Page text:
—DR. JANIS MIYASAKI

“I have several agenda items that I hope to bring forth, including trying to achieve gender equity across all of neurology, not just at the AAN level but also to help women in their own institutions and departments achieve equity with men,” she said.

Pay equity is a particular concern, and the AAN can help women understand the issue and learn to negotiate for fair pay. It can also call on its members who are in positions of influence in their own organizations to make pay equity a priority.

“We can certainly facilitate conversations with department chairs and raise awareness, which is really the first step to making change,” Dr. Avitzur said.

“There has been a lot of intentional effort by the Academy to make sure that women have opportunities to become chairs of committees and play other roles of importance at the AAN,” Dr. Avitzur said, noting that the AAN has created several leadership programs for women, including Women Leading in Neurology.

“The Academy has strived to seek out women who are young leaders or have leadership potential, and to help provide them with skills so they can lead, either on a national level like this, or in their own communities,” Dr. Avitzur said.

Women leaders at the practice or department level can be powerful change agents, Dr. Jackson said. Robin Brey, MD, FAAN, chair of neurology at UT Health, is one of only three female chairs at the institution.

“She has been very transparent about everyone's salary, and men are getting paid exactly the same as women at the same rank level,” Dr. Jackson said. “And she is very intentional about nominating women as well as men for various leadership awards.”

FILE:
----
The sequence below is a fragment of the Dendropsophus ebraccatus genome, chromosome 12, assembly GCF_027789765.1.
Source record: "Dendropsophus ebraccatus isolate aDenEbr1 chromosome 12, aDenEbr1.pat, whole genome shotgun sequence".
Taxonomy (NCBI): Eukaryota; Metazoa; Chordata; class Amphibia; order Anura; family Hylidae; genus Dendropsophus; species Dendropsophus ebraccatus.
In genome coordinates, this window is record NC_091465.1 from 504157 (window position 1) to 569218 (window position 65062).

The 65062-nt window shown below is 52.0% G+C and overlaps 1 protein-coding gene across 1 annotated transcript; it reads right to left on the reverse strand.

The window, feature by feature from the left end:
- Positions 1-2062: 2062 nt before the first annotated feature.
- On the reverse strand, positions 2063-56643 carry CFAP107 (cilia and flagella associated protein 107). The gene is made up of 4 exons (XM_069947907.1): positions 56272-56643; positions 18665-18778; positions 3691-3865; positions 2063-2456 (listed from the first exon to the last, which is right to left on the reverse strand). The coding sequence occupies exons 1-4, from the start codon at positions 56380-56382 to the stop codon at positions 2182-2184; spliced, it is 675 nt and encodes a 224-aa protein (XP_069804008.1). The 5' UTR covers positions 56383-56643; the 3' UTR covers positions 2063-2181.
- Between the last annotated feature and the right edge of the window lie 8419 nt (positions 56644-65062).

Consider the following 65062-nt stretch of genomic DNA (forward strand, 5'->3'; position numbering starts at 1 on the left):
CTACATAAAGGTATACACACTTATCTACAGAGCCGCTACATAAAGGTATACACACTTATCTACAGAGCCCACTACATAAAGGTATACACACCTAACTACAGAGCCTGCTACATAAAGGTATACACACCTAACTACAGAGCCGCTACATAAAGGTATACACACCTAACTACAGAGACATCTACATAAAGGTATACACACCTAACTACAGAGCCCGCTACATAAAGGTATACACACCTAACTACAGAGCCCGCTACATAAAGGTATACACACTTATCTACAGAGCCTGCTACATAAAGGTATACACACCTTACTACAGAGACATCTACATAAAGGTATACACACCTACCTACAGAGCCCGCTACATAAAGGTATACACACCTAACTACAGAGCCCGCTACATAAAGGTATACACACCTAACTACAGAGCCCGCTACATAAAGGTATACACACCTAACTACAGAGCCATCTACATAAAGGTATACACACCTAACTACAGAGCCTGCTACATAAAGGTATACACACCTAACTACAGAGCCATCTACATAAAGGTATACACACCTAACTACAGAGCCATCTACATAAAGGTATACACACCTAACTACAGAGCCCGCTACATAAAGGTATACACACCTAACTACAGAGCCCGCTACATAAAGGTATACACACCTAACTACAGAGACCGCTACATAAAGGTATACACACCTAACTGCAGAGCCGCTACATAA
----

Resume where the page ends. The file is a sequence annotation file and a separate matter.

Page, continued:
That shows a fair playing field is possible, but not yet inevitable.

“Diversity is simply being able to join a society, but inclusion is how they are able to progress within the society. That includes being able to be on committees and be able to speak and have recognition awards and things like that.”

—DR. JULIE SILVER

“There's definite value in having women in leadership positions because they may be more impassioned to promote other women,” she said. “I think that the tide will turn, but it's going to take a lot of continued investment in women as leaders to make that happen.”

Meanwhile, there's work to be done at the societal level as well, Dr. Miyasaki said, and an all-female slate of officers sends a message that has not yet been fully accepted.

She recently overheard a young girl correct her grandmother, saying “Grandma, that's not a doctor—she's a girl.” In another situation, Dr. Miyasaki introduced her team members—all physicians—to a patient, only to hear the patient say “So you're all nurses, right?”

“We have so far to go in terms of society,” she said. “The fact that our leadership is now so strongly reflecting diversity, at least gender-wise, is really important for our members, and potential members, to see. How powerful is that—to look up at the podium and see women?”

Link Up for More Information